Tuesday, February 06, 2007

The Bad Joke that is "My Food Guide"

Tony Clement told Mike Duffy last night that the My Food Guide component of Health Canada's website would be highly customizable,

"If you go to healthCanada.gc.ca and go through the site to the food guide, you can plug in your age, plug in your gender, plug in some information about your exercise regimen, and it will give you very specific dietary information, and that's a really good interactive tool that can be used for anyone."
Virtually all media outlets include some accolades for the My Food Guide component. Here's a smattering:
"Adds a new interactive component called My Food Guide that allows Internet users to personalize their nutritional information based on their age, sex, food preferences and activity choices."
- Gloria Galloway, The Globe and Mail

"Users can simply go to www.hc-sc.gc.ca, click on Create My Food Guide, and by following simple, straightforward instructions, are able to build a food guide tailored to their age and sex as well as their food and exercise preferences. Within minutes, parents can create individual guides for each member of the family that includes that person's input."
- Rebecca Field Jager, The Hamilton Spectator

"Some of the other key revisions to the Food Guide include more detailed information according to age and gender, the inclusion of recommendations for preschoolers, linking mandatory food labels with the Guide and the new interactive Web component called My Food Guide."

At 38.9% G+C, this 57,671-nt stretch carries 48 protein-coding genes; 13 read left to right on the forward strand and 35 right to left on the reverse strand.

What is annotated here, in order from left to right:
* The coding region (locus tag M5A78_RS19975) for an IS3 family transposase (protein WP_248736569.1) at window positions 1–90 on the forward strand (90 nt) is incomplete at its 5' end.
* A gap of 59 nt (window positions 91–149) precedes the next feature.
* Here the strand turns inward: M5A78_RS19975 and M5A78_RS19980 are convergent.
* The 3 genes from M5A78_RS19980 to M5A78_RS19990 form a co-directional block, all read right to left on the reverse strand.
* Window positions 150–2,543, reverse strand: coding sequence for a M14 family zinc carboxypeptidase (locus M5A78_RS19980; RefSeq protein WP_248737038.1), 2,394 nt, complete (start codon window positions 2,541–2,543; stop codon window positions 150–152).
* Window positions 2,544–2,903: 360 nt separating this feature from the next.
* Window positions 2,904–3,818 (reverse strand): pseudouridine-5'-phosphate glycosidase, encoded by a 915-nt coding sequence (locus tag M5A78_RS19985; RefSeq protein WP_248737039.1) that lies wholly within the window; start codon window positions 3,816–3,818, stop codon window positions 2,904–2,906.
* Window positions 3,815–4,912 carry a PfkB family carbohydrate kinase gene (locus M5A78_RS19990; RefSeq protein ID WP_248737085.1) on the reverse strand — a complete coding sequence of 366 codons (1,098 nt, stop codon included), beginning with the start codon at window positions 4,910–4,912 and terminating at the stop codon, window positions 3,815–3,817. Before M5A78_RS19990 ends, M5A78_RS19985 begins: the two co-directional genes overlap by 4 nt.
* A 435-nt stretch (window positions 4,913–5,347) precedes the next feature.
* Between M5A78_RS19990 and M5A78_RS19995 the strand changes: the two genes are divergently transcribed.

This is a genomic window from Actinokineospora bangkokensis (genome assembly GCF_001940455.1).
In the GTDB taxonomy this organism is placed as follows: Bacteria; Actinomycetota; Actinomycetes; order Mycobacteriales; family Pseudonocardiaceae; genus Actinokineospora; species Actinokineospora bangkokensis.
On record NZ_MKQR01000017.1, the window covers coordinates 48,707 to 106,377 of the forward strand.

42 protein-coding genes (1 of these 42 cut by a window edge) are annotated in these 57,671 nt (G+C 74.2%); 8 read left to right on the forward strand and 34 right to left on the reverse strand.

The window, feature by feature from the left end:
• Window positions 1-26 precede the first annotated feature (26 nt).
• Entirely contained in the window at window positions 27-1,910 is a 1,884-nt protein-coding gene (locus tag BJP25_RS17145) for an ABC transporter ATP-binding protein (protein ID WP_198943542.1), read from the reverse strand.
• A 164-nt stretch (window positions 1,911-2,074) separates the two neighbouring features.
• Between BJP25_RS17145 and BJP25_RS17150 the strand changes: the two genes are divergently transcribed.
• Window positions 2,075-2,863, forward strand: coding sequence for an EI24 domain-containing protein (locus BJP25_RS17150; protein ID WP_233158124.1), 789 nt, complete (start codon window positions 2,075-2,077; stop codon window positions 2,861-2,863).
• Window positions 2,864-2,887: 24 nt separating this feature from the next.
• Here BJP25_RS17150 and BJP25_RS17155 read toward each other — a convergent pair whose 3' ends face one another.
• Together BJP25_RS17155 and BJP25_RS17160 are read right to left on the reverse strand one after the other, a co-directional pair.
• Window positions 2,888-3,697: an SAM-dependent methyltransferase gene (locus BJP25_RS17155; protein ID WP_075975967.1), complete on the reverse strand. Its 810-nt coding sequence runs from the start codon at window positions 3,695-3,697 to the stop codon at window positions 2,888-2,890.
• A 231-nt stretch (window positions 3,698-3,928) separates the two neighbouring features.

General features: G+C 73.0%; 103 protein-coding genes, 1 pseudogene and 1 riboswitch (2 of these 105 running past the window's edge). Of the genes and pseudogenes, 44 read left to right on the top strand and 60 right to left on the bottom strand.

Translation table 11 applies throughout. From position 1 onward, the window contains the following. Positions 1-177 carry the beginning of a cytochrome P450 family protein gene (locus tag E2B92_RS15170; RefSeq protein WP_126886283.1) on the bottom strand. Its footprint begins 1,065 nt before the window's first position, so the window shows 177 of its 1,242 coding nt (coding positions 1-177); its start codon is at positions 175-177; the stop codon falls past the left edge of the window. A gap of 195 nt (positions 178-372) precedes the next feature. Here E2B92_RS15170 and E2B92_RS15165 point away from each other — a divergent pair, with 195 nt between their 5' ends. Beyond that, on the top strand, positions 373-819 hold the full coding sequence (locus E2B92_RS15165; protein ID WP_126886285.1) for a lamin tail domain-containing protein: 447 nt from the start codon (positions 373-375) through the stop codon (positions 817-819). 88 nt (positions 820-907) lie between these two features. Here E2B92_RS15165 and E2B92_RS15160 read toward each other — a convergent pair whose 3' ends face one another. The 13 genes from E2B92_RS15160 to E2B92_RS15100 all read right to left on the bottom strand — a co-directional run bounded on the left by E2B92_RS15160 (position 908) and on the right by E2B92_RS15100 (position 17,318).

- Chronic Disease Prevention Alliance of Canada News Release.
Did these people even bother to click on it?

My Food Guide is completely useless.

It cares about your age and sex. It doesn't care about anything else. Not your height, your weight, your co-existing medical conditions, your level of physical fitness and the extent that you exercise. Nothing.

Let's take for example two hypothetical individuals:

Meet Samantha. She's a 21 year old, 5ft 10inch, Varsity Volleyball player with hopes of making it to the Olympics in 2008. She loves exercise and between her Volleyball, her workouts and simply leading an active lifestyle she averages 14 hours of vigorous exercise weekly. She currently weighs 145lbs with a BMI of 21.

Here is her, "My Food Guide" (for the sake of ease, I simply clicked the 3 first items on the left and 3 first items on the right for all of my choices).

Now let's take our other hypothetical.

Meet Margaret. She's 72 years old, has type II diabetes, high blood pressure, high cholesterol, is a widower, had a stroke last year, is almost completely sedentary and enjoys listening to the CBC. She is 5ft 2inches tall and weighs 225lbs with a BMI of 41.

Here is her "My Food Guide"

So let me get this straight.

The only difference between the two My Food Guides is that Samantha's being told to eat one more fruit or vegetable, one more grain and one less dairy product?

Other than that they're identical?

Those are really the only differences?


[unintelligible, irritated mutterings]

You know, it's one thing to create a customizable and useful My Food Guide that would have taken into account activity levels, age, weight, height and sex. It's quite another to create something completely useless and then promote it as wonderful.

Wanna know why they couldn't make something useful?

Because they ignored Calories and frankly that's the only way to make tailored, useful, customizable dietary recommendations that take all those factors into account.

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